At the end of June a mechanism providing for temporary protection of industrial designs was introduced into the Russian legal system. In short it requires somebody who uses an industrial design during the period of its patenting to pay compensation to the future holder of the patent. Previously, this type of protection was available only for inventions – although it is still not available for utility models, which are also patentable in Russia.
Authors of the amendments said that this measure is a good way to protect interests of fashion industry in Russia, but let’s check if this is the case. Continue Reading
According to the 2018 Global Competitiveness Report released by the World Economic Forum, Hong Kong was ranked 9th out of 140 economies in terms of IP protection. In accordance with the recommendations made by the Working Group on IP Trading in 2015 (of which the writer is a member), a wide range of measures were introduced to enhance Hong Kong’s role as an IP trading hub to serve overseas IP owners/users as well as those in Mainland China (rising as a major intellectual property user, buyer, provider and seller) including those on legal services and dispute resolution. Continue Reading
When TV format creator Mark Duffy struck upon the tongue-in-cheek name “The Pets Factor” for what was (presumably) a talent competition for domestic animals, he might well have smiled at his own ingenuity. Conversely, when Simon Cowell heard about the name (via Mr Duffy’s application to register it as a UK trade mark in classes 9 (software) and 41 (entertainment services)) we can guess he probably wasn’t smiling (or if he was, it was probably more of a grimace). Instead, and acting via his company Simco Limited (in conjunction with Freemantle Media) (Simco), Mr Cowell wasted no time in instructing his lawyers to oppose Mr Duffy’s application, which he had made via his company Duf Ltd.
Simco opposed the application on numerous grounds under the Trade Marks Act 1994 (TMA), relying on both registered and unregistered rights in THE X FACTOR (X Factor brand). An important element of Simco’s opposition was the significant reputation and goodwill that it said had developed in the X Factor brand since the singing competition first aired in 2004. Simco argued that THE PETS FACTOR (Pets Factor brand) would amount to a misrepresentation of the origin of Mr Duffy’s proposed services (so-called “passing off”), and was therefore prohibited under section 5(4)(a) TMA. Continue Reading
On June 17, 2019, Canada’s Trademarks Act changed, resulting in its modernization. Canada has now joined five international intellectual property treaties, including the Madrid Protocol, Singapore Treaty and Nice Agreement, all related to trademarks.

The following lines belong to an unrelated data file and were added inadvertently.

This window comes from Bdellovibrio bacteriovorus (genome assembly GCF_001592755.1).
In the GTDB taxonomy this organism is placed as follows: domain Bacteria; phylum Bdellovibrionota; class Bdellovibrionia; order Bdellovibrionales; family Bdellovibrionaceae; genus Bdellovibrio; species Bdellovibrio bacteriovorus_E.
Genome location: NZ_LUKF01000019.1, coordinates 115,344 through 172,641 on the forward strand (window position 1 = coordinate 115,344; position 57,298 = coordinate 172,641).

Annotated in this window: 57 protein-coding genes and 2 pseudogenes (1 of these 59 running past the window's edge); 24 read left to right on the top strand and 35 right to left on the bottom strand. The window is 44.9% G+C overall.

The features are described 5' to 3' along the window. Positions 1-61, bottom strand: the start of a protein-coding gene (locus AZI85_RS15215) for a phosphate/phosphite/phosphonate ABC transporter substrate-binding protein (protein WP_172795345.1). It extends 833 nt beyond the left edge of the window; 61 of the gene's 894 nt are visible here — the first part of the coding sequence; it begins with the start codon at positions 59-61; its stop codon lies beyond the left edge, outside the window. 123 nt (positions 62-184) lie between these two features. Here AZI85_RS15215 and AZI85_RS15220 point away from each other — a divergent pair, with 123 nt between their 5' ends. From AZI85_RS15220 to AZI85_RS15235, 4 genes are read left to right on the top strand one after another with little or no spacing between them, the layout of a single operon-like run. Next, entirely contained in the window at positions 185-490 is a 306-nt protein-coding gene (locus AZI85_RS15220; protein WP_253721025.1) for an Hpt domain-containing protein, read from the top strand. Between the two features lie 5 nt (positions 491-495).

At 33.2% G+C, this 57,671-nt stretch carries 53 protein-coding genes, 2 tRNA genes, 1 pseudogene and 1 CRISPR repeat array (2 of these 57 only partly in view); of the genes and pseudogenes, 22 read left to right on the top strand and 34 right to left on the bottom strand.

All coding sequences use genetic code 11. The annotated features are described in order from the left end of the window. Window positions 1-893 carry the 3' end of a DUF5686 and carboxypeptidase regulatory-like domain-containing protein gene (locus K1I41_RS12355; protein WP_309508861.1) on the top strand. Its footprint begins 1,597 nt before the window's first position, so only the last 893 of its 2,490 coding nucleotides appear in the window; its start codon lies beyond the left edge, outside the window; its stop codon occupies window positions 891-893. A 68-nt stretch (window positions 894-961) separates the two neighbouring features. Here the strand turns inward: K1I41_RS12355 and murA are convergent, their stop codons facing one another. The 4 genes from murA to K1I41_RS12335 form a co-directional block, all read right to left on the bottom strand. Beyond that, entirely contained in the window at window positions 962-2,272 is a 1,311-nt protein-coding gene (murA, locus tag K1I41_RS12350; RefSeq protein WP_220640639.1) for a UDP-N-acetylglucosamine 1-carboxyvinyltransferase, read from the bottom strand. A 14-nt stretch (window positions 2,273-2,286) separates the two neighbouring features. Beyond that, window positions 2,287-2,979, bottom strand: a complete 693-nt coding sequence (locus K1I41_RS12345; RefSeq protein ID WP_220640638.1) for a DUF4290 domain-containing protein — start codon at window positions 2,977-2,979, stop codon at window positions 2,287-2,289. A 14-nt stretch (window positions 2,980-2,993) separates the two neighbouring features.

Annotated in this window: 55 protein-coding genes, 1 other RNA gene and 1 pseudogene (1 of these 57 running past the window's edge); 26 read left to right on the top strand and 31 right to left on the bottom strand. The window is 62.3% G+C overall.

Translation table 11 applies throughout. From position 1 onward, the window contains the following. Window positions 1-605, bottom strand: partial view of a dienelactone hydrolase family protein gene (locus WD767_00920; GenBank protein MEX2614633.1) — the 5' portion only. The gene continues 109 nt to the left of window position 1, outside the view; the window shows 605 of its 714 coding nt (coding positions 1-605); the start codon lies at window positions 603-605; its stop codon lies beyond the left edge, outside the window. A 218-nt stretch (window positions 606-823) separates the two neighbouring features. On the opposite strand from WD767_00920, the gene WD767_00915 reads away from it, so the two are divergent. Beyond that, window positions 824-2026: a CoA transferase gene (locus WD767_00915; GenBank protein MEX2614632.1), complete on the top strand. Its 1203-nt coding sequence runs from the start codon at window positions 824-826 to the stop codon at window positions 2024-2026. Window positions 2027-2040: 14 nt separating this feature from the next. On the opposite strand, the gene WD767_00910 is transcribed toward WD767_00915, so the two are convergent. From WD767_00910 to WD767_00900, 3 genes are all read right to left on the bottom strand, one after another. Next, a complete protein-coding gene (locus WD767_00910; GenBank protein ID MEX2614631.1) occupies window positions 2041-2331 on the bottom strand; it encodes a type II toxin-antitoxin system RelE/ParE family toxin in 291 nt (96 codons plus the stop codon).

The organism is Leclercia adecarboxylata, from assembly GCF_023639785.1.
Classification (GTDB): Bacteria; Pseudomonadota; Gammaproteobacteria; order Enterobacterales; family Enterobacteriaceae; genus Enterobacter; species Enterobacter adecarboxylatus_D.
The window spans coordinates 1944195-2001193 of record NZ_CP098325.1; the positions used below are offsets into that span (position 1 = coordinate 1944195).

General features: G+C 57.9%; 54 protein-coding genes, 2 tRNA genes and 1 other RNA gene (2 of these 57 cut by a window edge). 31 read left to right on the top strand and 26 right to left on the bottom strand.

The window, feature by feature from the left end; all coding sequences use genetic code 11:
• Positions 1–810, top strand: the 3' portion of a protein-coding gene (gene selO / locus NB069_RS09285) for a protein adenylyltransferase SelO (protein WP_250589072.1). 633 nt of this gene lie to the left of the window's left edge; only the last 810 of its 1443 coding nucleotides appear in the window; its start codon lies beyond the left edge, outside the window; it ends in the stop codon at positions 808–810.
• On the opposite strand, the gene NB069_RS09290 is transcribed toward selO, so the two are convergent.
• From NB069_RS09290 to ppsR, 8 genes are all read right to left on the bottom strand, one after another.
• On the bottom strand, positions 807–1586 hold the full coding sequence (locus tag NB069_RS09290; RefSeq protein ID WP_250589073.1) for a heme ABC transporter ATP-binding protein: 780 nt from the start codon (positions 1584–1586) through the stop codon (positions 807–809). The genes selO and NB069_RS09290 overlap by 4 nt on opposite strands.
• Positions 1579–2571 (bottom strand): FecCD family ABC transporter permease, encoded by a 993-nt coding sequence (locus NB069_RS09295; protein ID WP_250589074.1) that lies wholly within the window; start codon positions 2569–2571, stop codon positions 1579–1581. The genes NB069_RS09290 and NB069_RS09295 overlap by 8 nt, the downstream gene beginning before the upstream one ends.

There has been a great deal of activity to get ready for the changes. To implement the changes, the Canadian Trademarks Office had to update its technology, hire and train new staff and modify its processes and procedures. It also held national training events and webinars to inform the public. Lawyers and agents who work in the trademark field have had to alter their processes and procedures and learn about the consequences. Here are the highlights: Continue Reading
Last August, two new judges joined the United States District Court for the District of Delaware, Judge Colm F. Connolly and Judge Maryellen Noreika. Judge Connolly filled the seat previously held by Judge Sue L. Robinson and Judge Noreika filled the seat previously held by Judge Gregory M. Sleet. In recent months, both Judge Connolly and Judge Noreika have each adopted new procedures for dealing with case dispositive motions.
Judge Connolly has adopted two form scheduling orders for patent cases, one for cases in which infringement is alleged and one for cases in which only invalidity and not infringement is alleged. Both form scheduling orders permit case dispositive motions after discovery has closed and follow the practice in the District of Delaware which prohibits early case dispositive motions absent leave of the Court. Judge Connolly requires that any motion for summary judgment be accompanied by a separate concise statement detailing each material fact as to which the moving party contends that there are no genuine issues to be tried that are essential for the Court’s determination of the summary judgment motion (not the entire case). Any party who opposes the motion is required to file with its opposing papers a separate document containing a single concise statement that admits or disputes the facts set forth in the moving party’s concise statement, as well as sets forth all material facts as to which it is contended there exists a genuine issue necessary to be litigated. Continue Reading